There are many reasons why an employer would self-fund:
- The employer gains control over the benefit plan design and can customize it.
- The employer is not subject to conflicting state health insurance laws, regulations and benefit mandates, as these plans are regulated under federal law (ERISA, HIPAA).
- The employer is not subject to most state health insurance premium taxes.
- The employer is not funding the insurance company’s overhead and profits.
- The employer maintains control over the health plan reserves, enabling maximization of investment income and cash flow — income the insurance carrier would otherwise retain.
- The employer has access to all of data regarding its health plan which can be used to make intelligent decisions about changes to the plan and plan operations and to help control costs.
How does it work?
Typically, an employer contracts with a Third Party Administrator (TPA) to perform the administrative functions required to run plan operations. These services for administration of the plan include; pharmacy benefit management, providing access to provider networks, medical, disease, and case management, stop loss insurance, out of network negotiation, subrogation, etc. The TPA typically provides these services or coordinates them by contracting on behalf of the plan with qualified vendors to provide them.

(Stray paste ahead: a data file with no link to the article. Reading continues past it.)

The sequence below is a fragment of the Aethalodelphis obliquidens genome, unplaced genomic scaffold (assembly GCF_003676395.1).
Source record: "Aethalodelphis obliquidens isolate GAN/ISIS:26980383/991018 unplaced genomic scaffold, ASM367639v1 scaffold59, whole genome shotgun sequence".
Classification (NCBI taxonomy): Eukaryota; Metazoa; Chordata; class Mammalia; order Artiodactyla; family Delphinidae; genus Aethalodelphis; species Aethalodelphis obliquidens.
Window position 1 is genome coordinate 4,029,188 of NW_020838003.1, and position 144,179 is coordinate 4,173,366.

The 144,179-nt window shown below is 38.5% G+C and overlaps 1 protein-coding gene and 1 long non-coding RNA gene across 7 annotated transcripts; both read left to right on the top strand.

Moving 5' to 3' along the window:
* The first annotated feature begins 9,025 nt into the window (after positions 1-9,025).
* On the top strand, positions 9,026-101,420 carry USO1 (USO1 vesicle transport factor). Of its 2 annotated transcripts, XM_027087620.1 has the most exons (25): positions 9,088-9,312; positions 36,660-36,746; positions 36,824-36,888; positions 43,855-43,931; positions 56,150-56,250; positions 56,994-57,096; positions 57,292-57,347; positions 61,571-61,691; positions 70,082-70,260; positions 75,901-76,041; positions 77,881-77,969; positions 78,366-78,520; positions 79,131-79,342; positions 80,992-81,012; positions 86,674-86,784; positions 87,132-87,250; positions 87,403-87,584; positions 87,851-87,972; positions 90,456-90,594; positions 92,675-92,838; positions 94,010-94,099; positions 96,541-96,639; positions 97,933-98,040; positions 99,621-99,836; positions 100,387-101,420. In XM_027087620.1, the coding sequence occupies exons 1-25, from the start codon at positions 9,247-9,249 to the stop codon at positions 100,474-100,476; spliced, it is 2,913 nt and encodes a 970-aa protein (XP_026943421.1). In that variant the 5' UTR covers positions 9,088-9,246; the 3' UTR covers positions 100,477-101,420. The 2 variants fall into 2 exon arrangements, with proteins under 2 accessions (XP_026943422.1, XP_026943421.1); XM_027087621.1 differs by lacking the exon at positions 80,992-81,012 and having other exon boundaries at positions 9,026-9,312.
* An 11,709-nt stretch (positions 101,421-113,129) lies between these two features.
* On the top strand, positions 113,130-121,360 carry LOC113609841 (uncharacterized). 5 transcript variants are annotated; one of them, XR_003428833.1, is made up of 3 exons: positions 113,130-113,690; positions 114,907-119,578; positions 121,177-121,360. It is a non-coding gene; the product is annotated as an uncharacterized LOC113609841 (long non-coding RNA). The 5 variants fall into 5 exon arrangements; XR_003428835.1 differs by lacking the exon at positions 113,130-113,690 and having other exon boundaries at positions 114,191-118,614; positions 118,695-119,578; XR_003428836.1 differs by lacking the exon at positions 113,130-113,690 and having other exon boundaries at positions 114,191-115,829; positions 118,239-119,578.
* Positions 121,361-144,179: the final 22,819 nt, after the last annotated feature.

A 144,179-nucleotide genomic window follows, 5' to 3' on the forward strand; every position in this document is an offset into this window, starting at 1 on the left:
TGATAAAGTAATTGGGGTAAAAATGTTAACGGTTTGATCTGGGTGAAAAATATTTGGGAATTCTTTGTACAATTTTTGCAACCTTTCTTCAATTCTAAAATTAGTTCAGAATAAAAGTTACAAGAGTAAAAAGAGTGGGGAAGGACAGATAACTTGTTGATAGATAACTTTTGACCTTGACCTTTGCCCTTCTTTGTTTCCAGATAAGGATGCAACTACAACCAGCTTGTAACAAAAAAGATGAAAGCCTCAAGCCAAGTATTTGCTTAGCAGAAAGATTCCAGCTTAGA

Once a group is enrolled in the plan and all the pieces are in place, the TPA receives and adjudicates the claims, provides all the customer service, and coordinates the services performed by outside vendors on an on-going basis. The employer funds the claims. The TPA will submit claims that exceed the stop loss attachment points for filing with the stop loss carrier.